Monday, June 25, 2007
Disneyland for Candy Bloggers
I went to Disneyland last week with my family. This was my niece and nephew’s first visit there and my third (though I never got to go as a child). They had their priorities (meeting the Princesses and Jedi Academy, respectively) and I had mine.
Before going to the park I did some reading about what’s there. I found out that there is a candy store on Main Street called the Candy Palace that has been there since the park first opened fifty years ago. (There are very few candy stores in southern California that can say the same.) They actually make their own candy on site (fudge, chocolate cups, dipped apples, etc.). Of course I fully expected everything to be expensive and I wasn’t disappointed on that front.
So, what can you expect to find at Disneyland?
The store is themed like an older arcade. The center section of the store features those machines that you put a penny and two quarters into to make a souvenir and pick a stamp to smash into the penny. There were also some old fashioned fortune telling games and nickelodeons. And of course fudge. Lots and lots of fudge.
There are three counters. The center one by the door sells fudge and salt water taffy. Behind that is a short wall of jelly beans (Jelly Belly, I’ll wager). At $12 a pound, they’re pretty pricey, but you can buy a quarter pound, which I suppose isn’t so bad if you’re getting exactly the flavors you want.
At the side counter, by the candy kitchen that faces the street, they sell peanut brittle and dipped apples (candy, chocolate and caramel) along with some other things.
Then in the back the store opens up and there’s a large center counter with a refrigerated case that sold all sorts of chocolate treats (most made on site). This ranged from chocolate dipped strawberries to chocolate dipped pretzels, caramel cups, rocky road, a few different varieties of turtles and nut rolls and even some sugar free items.
The rest of the store is devoted to prepackaged items in different themed “brands”. There were the Goofy items which are all non-chocolate like taffy, red licorice, gummi and compressed dextrose. Most were in character shapes. Goofy also had a Pucker Powder dispenser (one of two in the park that I found). Other items were tins of chocolates (truffles, nut clusters and chocolate covered pretzels). There were items for Pirates of the Caribbean (swords filled with tart candy “treasure”) and Princess items (pastel tarts and lollipop).
Mickey Mouse has his own line of chocolate bars (milk, dark and milk with almonds) and lollipops. Prepackaged can be good if all you want is a little pick-me up. You won’t find any other candy in the park ... no Snickers, no Hershey bars, it’s all Disneyland branded sweets.
Prices were pretty clearly marked on most items, which is always a relief. Some were rather reasonable like the chocolate bars at only $1.25 each. Others seemed absurd, such as $4.00 for a little clear 2” plastic cube with some gummi bears in it for $4.00.
The clerks were super-friendly and patient, as you’d expect at Disney, but it’s worth noting. They were also knowledgeable about the products ... except the woman who ended up ringing me up couldn’t find the little SKU to ring in some of my items from the cooler case ... but we found it! Around the corner in the same building is a little ice cream shop as well, and outside of that a small plaza with tables to consume your sweets. I had a $2.69 bottle of water for the day and snacked on a soft pretzels (shaped like Mickey, natch). Mary Poppins and Bert came by for a while and danced to the ragtime piano music and signed autographs (we suspect that the Mary Poppins was the same cast member we met earlier as Princess Belle).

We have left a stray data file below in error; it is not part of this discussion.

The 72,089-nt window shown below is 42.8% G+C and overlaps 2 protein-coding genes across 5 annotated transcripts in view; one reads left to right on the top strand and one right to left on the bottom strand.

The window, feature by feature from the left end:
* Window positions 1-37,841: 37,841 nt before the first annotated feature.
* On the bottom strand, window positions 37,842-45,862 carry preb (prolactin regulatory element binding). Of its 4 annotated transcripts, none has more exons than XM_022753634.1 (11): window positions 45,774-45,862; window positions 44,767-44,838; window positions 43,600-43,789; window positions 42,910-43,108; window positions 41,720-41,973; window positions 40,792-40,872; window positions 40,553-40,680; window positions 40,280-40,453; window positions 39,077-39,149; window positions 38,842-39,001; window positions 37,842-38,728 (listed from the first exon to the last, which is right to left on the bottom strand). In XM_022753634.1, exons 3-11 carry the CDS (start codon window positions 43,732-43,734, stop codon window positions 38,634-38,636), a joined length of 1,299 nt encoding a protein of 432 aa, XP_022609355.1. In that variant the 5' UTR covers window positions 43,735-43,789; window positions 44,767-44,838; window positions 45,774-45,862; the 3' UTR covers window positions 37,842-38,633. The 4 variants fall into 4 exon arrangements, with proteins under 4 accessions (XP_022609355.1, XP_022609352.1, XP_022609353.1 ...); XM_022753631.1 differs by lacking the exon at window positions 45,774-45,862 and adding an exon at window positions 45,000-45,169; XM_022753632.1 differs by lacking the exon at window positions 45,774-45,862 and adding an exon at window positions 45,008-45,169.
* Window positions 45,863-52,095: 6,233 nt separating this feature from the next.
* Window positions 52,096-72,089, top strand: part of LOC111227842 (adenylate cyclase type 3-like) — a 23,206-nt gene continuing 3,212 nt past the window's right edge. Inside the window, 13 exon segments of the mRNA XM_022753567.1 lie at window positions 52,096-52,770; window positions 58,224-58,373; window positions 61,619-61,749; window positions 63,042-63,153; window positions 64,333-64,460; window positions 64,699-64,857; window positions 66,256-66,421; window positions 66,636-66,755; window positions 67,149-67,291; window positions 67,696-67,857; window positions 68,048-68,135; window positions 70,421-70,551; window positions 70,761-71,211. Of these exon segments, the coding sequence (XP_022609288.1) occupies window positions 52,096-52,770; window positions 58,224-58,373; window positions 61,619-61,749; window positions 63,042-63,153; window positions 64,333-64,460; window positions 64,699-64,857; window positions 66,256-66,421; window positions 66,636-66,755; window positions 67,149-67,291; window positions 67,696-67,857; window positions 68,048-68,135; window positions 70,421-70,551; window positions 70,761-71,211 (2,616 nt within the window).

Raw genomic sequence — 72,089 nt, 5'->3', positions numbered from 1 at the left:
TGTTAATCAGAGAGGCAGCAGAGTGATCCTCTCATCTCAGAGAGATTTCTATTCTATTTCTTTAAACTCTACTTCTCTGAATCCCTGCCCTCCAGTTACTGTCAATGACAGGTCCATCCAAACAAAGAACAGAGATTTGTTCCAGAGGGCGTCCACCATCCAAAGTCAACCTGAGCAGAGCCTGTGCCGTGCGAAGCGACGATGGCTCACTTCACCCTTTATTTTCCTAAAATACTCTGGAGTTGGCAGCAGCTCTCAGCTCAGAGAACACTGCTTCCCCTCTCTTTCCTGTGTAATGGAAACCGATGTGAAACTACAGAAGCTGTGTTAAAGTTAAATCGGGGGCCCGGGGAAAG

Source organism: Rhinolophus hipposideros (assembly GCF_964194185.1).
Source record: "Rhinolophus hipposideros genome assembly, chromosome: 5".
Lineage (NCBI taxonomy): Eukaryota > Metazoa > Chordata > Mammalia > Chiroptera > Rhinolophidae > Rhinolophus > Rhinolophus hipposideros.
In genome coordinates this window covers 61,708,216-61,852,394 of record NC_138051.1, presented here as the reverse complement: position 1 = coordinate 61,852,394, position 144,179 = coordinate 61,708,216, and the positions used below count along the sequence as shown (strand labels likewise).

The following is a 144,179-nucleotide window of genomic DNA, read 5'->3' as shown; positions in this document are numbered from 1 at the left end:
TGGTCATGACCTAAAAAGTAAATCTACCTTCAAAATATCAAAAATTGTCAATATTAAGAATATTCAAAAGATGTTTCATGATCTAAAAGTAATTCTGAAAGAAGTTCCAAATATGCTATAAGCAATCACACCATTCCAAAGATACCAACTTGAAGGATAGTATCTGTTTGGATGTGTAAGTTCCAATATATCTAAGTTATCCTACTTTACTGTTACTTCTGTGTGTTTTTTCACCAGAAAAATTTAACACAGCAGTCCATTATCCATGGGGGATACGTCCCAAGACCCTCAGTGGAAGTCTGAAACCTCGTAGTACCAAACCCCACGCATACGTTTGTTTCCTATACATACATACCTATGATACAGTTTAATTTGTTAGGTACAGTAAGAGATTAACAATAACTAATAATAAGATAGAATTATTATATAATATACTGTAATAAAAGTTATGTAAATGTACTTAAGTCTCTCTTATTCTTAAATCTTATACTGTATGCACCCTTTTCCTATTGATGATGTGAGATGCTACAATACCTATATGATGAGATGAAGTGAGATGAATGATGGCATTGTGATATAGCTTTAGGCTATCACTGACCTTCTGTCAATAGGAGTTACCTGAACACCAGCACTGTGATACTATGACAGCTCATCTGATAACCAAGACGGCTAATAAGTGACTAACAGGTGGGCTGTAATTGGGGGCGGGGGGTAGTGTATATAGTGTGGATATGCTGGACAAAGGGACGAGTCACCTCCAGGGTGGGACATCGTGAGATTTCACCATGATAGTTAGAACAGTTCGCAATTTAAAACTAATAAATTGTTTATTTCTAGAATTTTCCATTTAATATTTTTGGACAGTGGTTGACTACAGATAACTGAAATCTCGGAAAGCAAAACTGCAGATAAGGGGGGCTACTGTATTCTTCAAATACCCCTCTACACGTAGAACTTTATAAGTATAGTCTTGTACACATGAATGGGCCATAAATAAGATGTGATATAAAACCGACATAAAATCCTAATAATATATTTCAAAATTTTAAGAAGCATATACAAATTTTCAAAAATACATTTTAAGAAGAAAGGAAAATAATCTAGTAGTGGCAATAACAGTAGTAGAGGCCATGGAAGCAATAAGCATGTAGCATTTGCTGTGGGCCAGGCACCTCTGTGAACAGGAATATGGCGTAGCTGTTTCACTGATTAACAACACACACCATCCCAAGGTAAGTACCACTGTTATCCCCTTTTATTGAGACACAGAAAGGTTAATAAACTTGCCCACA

Other stores ...
Pooh Corner is over in Critter Country tucked away in a corner and themed the Huny Spot. The store was nearly deserted when I went in there the first time, it was after lunch and I guess everyone was back on the rides. They have a smaller candy counter that has the same chocolate dipped goodies as well as a selection of cookies. There was a large display of Goofy Candy, the sour, Pucker Powder dispenser, and of course the lollies.
I liked the Pooh Corner shop a bit better, even though the selection wasn’t as wide. Perhaps it’s because it wasn’t as mobbed, or maybe it’s just because I like Pooh (and the Tao of Pooh).
Now, those are just the two actual candy stores. Don’t get the impression that’s the only place you can find the stuff! Just about every store I went into had some version of the lollipop display. They offered the unicorn style twisted pops, swirly pops with Mickey or the Princesses on them and some large sour pops in the Goofy brand. There were also some Mickey Head shaped pops that came in little bundles that I picked up.
There are also cotton candy vendors everywhere (though none to be found at 9:30 in the morning, I guess Walt Disney doesn’t think it’s appropriate breakfast fare). Cotton Candy is $3 and sold in bags. I never found a cotton candy maker. Though the stuff sold in these little carts was certainly fresh, half the fun is watching them twist it all up and that wonderful burnt sugar smell.
Later, I’ll have a roundup of reviews of some actual candy ... how good is something that costs twice the price of stuff found outside of the park? I spent $35 ... how much do you think I got and how much of it was any good? As for the stores, I give them an 8 out of 10, for the variety, perky sales staff and cleanliness.
Here’s the list of reviews:
Meticulously photographed and documented reviews of candy from around the world. And the occasional other sweet adventures. Open your mouth, expand your mind.